Solar Eclipse Will Pass Over A Major Observatory In Chile
RACHEL MARTIN, HOST:
Later today, an eclipse will sweep across the Pacific Ocean and then pass over parts of Chile and Argentina. One thing that makes this eclipse special is that it's going to pass directly over a major observatory in Chile. And you know who is there right now at that observatory? Our own Joe Palca.
JOE PALCA, BYLINE: Hi there, Rachel. How are you?
MARTIN: I'm well. I'm going to try to pronounce this - the observatory is called Cerro Tololo, correct?
PALCA: That's right. It's the Cerro Tololo Inter-American Observatory.
MARTIN: OK. And what makes it such a good spot to view the eclipse?
PALCA: Well, as you can imagine, they picked a spot where the air is extremely clear. And it's 7,000 feet above sea level, so you don't have too much of the lights from the ground to worry about. And it's just a spectacular spot. The air's so clear. And for day or nighttime viewing, you get a amazing sight of the sky.
MARTIN: So they're going to be watching this thing because it'll be an amazing spectacle. But they're also going to do science, presumably (laughter). What are they going to look at?
PALCA: Absolutely (laughter). Yes, that's right. If they can stop gawking for a few minutes, yes, they will do science.
PALCA: So the eclipse presents this really unique opportunity to look at some of the outer atmosphere of the sun, called the corona. It's normally - it's very hot. It's wispy. And it's actually very important because it's the particles that are energized in this outer atmosphere that are shooting down in the solar wind and can actually, in solar storms, cause problems here on Earth. That wispy outer atmosphere is only completely visible when the sun's light, which is much brighter, is blocked out.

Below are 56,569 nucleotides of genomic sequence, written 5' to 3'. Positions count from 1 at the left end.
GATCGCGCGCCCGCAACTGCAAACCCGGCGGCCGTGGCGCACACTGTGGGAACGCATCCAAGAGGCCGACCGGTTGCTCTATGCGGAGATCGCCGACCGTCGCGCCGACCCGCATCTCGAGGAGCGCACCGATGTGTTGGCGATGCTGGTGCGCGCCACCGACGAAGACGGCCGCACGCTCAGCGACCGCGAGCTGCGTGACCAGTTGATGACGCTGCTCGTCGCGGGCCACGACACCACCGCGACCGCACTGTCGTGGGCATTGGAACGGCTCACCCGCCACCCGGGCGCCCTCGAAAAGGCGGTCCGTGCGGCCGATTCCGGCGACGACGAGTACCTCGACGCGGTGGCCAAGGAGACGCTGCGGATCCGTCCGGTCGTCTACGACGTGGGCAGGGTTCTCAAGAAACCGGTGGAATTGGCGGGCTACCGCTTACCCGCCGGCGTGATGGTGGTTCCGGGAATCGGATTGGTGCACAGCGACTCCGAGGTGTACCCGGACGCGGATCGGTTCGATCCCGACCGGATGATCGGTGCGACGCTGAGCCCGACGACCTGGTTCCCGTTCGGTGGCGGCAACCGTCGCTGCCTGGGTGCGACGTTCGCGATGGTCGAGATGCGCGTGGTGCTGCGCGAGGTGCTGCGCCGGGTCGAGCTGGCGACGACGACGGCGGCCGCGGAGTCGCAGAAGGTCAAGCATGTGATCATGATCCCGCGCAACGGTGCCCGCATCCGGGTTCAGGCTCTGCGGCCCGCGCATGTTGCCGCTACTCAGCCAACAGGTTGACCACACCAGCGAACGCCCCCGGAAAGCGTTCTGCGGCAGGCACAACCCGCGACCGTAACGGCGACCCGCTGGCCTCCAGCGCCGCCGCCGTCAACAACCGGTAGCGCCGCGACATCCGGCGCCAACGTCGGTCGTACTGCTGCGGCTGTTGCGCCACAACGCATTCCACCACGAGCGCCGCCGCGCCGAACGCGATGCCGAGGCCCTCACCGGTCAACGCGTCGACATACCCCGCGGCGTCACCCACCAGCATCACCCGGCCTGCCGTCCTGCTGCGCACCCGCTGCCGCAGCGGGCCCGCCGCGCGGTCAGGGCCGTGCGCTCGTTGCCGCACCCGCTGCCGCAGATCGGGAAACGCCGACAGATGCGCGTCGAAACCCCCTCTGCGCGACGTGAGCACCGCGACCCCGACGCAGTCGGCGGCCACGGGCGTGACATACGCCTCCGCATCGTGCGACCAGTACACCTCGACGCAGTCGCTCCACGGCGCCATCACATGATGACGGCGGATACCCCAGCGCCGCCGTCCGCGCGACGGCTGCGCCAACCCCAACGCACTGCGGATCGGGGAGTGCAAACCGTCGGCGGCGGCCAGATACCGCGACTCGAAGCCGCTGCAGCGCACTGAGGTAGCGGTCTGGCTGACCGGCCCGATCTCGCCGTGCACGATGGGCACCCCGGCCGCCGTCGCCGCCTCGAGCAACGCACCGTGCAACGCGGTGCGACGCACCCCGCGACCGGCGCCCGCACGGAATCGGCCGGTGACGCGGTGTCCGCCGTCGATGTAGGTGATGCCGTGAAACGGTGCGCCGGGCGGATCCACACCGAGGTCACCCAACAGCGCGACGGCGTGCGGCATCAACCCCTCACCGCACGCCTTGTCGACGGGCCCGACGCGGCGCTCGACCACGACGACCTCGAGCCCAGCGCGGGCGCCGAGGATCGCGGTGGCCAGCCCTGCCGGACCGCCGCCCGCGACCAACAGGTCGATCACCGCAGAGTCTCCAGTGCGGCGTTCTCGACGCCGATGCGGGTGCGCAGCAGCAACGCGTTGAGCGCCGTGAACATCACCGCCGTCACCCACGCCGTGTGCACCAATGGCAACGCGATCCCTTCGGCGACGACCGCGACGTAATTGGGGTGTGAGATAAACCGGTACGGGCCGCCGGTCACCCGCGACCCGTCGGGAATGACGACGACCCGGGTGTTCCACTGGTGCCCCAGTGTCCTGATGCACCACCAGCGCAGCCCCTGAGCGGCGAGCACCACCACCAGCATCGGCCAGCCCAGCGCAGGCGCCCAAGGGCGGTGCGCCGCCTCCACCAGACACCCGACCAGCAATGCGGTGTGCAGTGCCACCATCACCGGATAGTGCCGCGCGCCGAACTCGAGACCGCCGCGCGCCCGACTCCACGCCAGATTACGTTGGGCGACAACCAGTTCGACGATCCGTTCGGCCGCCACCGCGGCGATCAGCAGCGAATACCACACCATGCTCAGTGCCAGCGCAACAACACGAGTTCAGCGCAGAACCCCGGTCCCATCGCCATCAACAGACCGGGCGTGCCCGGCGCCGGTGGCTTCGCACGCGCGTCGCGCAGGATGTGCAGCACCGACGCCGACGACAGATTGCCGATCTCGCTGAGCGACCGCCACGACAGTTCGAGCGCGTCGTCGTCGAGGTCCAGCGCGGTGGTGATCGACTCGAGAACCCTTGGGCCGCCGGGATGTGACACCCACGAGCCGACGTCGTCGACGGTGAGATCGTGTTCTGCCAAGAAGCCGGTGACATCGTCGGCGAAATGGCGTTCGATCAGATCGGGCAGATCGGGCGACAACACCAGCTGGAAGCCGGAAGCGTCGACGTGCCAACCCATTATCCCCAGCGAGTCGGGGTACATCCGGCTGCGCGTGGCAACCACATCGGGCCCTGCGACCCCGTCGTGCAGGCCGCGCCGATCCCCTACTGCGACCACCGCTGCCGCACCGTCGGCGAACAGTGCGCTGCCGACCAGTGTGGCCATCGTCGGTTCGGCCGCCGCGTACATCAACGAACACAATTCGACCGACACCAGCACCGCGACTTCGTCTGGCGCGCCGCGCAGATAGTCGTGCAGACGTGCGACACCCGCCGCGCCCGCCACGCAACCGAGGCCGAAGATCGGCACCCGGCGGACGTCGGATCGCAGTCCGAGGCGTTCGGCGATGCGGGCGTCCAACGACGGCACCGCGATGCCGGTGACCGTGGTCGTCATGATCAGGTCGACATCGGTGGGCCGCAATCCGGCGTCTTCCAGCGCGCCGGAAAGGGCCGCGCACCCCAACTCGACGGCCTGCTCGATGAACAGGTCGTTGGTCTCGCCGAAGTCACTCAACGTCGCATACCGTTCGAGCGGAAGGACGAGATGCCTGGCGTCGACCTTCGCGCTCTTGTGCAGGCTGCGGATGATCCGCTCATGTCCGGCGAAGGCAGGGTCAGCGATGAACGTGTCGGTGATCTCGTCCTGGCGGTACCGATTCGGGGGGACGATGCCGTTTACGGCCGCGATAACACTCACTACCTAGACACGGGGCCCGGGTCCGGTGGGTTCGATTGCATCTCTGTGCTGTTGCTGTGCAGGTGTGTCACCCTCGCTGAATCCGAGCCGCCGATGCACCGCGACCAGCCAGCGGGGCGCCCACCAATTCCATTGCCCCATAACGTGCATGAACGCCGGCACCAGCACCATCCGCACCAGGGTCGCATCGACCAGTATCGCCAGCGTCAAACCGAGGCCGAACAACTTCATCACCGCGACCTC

So people have brought up all kinds of instruments. They don't reside here. They've come up here partly because there's a telescope here. And the telescope has - they're not using the telescope that's here; they're using the infrastructure that's here that allows them to drive up a road and connect to the Internet...
PALCA: ...And do all these other things so they can do their science.
MARTIN: So you are there at this moment, on top of this mountain...
PALCA: I am...
MARTIN: Just explain what you're looking at. What is this place like?
PALCA: Well (laughter) - well, right now I'm inside the dome of the largest telescope up here, the Victor Blanco Telescope. And I mean - so I'm in a little room. I can't see anything right at the moment. But as I...
MARTIN: That sounds spectacular
PALCA: Yeah, really. You've got to come here sometime.
PALCA: But as you - as we walked up to this site at about 6 in the morning, it's completely dark 'cause we're in winter down here. So it's cold, it's dark. But the sky is unbelievable. And off in the distance, you can see the twinkling lights of a town - well, not even twinkling because there's no disturbance from the atmosphere. I mean, these lights are practically solid bright.
So it's just - I mean, if you need something, Rachel, to lift your spirits, come up to the top here sometime, and just wait until nighttime and look around. It's fantastic.
MARTIN: I wish I could get on a flight to Chile. But you know what? Worst-case scenario, you, Joe Palca, will tell me what you see, and it will be spectacular.
PALCA: You bet. I'll do it.
MARTIN: NPR's Joe Palca. Thank you.
NPR transcripts are created on a rush deadline by an NPR contractor. This text may not be in its final form and may be updated or revised in the future. Accuracy and availability may vary. The authoritative record of NPR’s programming is the audio record.